Predictably, all sorts of interested parties are hopping on board the ethanol bandwagon. Some are into it for altruistic reasons - to aid national security by reducing our dependence on foreign oil suppliers, or to buttress the always-challenged farm economies - others are in it purely for the bucks that rising demand for corn will generate. This is especially true of folks here in the Midwest, where we take our corn and farms, not to mention agribusiness in general, seriously.
But above the din of those calling for the bandwagon to wait up so they can jump on, can be heard a few who are warning that we are running too fast down the wrong road. The current processes of turning corn into gasoline are too inefficient to be a lasting solution, they charge. In addition, the diversion of large amounts of corn into the fuel economy will deprive people and animals of a valuable foodstuff and exacerbate problems of world hunger.
So what's the alternative to the alternative? Contributor Paula Zelonky has spotted one candidate and writes about it in our cover story, "Green Gasoline." The alternative she identifies is a local startup that has as its mission a "sustainable, carbon-neutral world." The company, Virent, has set up shop on the east side and has acquired the backing of local venture investors with its process for producing hydrogen or gasoline or other fuels from a variety of sources. As the story states, there is great promise but also great obstacles to overcome if the company is to meet its objective.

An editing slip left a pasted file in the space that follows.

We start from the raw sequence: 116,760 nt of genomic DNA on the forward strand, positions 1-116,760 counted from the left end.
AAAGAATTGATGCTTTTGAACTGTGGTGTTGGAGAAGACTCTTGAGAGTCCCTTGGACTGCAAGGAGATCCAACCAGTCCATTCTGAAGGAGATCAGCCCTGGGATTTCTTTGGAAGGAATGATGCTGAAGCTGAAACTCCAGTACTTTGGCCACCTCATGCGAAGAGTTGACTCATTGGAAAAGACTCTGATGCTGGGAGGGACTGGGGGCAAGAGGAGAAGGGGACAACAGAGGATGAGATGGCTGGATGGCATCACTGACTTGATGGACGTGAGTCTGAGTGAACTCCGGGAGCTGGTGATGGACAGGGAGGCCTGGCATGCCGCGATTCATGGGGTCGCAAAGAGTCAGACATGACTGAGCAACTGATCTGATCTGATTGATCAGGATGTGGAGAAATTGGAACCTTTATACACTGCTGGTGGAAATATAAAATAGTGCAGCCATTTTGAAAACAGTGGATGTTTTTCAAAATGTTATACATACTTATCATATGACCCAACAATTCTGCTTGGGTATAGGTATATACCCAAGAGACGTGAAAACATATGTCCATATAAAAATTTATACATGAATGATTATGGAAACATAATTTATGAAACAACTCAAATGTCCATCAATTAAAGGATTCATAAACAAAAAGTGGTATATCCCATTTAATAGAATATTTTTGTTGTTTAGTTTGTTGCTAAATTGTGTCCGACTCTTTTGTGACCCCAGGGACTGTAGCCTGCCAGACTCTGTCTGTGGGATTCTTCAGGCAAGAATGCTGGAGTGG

I have two important reminders to impart. The most immediate is our call for Book of Love submissions. If you get your valentines to us by this Friday, Feb. 2, we will print them for free in the BOL, which is a supplement to our Feb. 9 issue. And if you send us a photo of your love interest, we may also use it in that supplement. To submit either go to our Web site, TheDailyPage.com and click on the valentines tile. You may also e-mail your valentine to firstname.lastname@example.org. Please do not type your submissions in all caps. If you do, your valentine may not make print, plus you risk expanding the hole in the ozone layer.
My second reminder is of our annual Oscar contest, which begins this week in anticipation of the awards on Sunday, Feb. 25. Once again, go online and look for the linking tile. That will get you to the contest site, where you can choose the winners in six categories. There will be a drawing from among correct entries, with prizes that include movie passes and other goodies. Check the ad on page 39 for further details and a list of contest sponsors.